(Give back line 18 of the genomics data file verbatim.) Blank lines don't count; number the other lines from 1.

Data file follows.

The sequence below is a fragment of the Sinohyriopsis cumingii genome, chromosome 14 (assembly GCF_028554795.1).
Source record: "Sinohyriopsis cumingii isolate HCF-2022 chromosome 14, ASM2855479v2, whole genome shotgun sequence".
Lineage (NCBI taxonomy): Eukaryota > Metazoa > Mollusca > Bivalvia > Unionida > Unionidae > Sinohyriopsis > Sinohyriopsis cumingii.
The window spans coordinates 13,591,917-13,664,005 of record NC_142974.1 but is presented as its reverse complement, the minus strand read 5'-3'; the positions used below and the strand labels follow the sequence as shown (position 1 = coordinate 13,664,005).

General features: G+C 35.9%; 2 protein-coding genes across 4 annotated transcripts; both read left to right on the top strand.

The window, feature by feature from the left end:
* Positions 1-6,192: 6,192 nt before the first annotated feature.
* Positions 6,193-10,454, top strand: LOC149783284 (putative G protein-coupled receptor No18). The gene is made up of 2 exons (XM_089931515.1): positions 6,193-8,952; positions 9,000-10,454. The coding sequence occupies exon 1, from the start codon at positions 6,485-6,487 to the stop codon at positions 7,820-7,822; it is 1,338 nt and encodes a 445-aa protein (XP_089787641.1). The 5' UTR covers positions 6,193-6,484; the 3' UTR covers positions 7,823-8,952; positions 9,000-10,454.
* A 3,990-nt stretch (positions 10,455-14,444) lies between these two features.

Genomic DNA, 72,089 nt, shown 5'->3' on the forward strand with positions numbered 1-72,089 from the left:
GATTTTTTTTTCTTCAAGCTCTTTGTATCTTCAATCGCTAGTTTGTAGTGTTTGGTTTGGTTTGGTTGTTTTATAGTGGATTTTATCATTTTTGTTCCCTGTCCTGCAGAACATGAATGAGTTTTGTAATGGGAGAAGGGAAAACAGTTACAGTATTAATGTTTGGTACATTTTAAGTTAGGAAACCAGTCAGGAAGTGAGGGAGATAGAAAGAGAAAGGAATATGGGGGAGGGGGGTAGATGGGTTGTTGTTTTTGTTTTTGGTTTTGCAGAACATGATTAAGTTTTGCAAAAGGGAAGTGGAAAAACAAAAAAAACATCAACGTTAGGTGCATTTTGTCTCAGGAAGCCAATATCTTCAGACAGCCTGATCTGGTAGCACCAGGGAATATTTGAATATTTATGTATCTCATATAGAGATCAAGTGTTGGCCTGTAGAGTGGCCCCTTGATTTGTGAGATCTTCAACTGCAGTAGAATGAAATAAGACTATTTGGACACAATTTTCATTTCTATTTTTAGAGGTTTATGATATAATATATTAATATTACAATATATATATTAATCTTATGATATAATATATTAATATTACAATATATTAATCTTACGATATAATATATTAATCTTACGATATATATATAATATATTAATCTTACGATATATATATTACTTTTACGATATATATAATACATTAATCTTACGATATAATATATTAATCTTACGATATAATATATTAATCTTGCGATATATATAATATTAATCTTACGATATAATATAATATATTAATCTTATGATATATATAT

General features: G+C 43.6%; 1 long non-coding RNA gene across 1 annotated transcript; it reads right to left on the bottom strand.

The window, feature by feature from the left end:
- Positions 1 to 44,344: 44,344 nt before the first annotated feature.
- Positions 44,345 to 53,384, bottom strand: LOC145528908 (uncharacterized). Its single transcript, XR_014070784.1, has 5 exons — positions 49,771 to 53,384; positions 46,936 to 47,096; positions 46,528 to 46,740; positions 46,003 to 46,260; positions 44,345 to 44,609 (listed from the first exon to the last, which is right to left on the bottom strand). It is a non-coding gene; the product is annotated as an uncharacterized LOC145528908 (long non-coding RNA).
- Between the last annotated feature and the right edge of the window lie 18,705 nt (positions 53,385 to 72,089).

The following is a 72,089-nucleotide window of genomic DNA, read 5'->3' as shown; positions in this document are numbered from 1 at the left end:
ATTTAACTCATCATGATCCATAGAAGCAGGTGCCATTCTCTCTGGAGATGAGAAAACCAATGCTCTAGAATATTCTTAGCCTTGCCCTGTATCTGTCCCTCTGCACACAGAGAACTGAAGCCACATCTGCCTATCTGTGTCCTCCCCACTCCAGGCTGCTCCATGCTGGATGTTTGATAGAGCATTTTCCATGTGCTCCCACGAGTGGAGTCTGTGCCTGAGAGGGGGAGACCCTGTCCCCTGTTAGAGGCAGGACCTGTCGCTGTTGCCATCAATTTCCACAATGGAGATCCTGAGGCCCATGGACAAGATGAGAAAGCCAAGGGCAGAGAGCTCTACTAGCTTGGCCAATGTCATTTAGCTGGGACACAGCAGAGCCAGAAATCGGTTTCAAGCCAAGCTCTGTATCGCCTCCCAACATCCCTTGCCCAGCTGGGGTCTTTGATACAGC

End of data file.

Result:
ATTTAACTCATCATGATCCATAGAAGCAGGTGCCATTCTCTCTGGAGATGAGAAAACCAATGCTCTAGAATATTCTTAGCCTTGCCCTGTATCTGTCCCTCTGCACACAGAGAACTGAAGCCACATCTGCCTATCTGTGTCCTCCCCACTCCAGGCTGCTCCATGCTGGATGTTTGATAGAGCATTTTCCATGTGCTCCCACGAGTGGAGTCTGTGCCTGAGAGGGGGAGACCCTGTCCCCTGTTAGAGGCAGGACCTGTCGCTGTTGCCATCAATTTCCACAATGGAGATCCTGAGGCCCATGGACAAGATGAGAAAGCCAAGGGCAGAGAGCTCTACTAGCTTGGCCAATGTCATTTAGCTGGGACACAGCAGAGCCAGAAATCGGTTTCAAGCCAAGCTCTGTATCGCCTCCCAACATCCCTTGCCCAGCTGGGGTCTTTGATACAGC